I was very excited when I first saw the blurb for this book – lesbian unicorn hunting, grey morality choices, fantasy realm! From the start, you know the author is full of ideas and has this really complex fantasy world in mind. Unfortunately, I found that the ideas were great, but the book really suffered from poor execution. This review will have some spoilers, so be warned.
Cal and her two best friends have chosen to become unicorn hunters, a task reserved for virginal young women, rather than getting married or going to a nunnery. Cal’s mother is an ex-unicorn hunter, so the hunting seems to be a job you can pick up as a young adult and put down when you’re ready for the rest of your life. After about a half-day of training, all two-hundred of the first-year hunters are sent out in pairs into the forest to hunt down unicorns, and most of the pairs are successful. It never really made sense to me why they’d need a dedicated training school if unicorn hunting was so easy that two untrained girls can take down multiple unicorns on their first day. There’s a great deal of mystery around the reasons for hunting at the beginning – and most of the unicorn hunters have no idea why they’re doing it, although Cal soon finds out.
There are monsters, intrigue, and betrayal, but I was never able to get past my initial problems with the world building. There are so many interesting ideas – the reproduction of unicorns, for example – but the world is full of holes. And now we get into the spoilers proper.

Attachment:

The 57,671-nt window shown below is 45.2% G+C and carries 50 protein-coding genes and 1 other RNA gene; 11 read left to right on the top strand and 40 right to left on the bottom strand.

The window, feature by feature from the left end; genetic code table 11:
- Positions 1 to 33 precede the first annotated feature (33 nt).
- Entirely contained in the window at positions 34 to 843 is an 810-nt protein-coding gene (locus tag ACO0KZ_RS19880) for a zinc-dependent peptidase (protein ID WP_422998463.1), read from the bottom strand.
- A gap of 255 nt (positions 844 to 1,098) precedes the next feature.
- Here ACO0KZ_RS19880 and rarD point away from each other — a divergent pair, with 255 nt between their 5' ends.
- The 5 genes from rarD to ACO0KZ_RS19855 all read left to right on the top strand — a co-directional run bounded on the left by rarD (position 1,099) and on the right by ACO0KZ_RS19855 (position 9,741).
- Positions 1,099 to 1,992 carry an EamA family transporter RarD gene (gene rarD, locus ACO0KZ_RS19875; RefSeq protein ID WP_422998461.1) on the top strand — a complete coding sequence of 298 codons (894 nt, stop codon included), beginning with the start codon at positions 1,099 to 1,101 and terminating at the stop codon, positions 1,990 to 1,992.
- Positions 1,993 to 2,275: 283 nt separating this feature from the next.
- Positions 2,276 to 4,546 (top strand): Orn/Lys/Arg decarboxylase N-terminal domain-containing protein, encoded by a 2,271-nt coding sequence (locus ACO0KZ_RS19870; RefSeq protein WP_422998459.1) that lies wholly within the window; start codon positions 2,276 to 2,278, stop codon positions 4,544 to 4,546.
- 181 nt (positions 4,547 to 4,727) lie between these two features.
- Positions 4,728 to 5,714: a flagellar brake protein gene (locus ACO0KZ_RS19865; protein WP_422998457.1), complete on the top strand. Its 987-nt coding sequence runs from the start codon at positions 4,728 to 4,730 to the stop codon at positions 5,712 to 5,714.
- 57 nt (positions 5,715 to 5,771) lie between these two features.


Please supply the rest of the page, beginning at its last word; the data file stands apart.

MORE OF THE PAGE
If hunting unicorns is so vital to the world, and there are so many unicorn hunters around, why did no one ever notice that unicorns clone themselves (much like flatworms) nigh-instantly? If the world depends on unicorn blood to provide healing, why haven’t they just started farming unicorns? I understand that unicorns are magic and probably couldn’t be domesticated, but the first thing that came to mind when I saw how the unicorns reproduced – and that the hunters are paid per unicorn killed – was how you could easily set up a system to provide yourself with almost infinite unicorns.
I also wasn’t terribly fond of Cal, unfortunately. She went from awed by the beauty of unicorns to SlaughterCal-9000 over the course of a day, and these extreme changes in views weren’t well explained. I appreciated the way that the narration showed that she was attracted to women in general, not just her first crush, but I was never really able to relate to her.
Overall, I think Unicorn Hunting definitely feels like a first novel – it has some great ideas, but would benefit from a lot of polishing. I think, for me, if the author sat down with her world-building and took her ideas to their logical conclusion, they’ll really have an interesting story on their hands.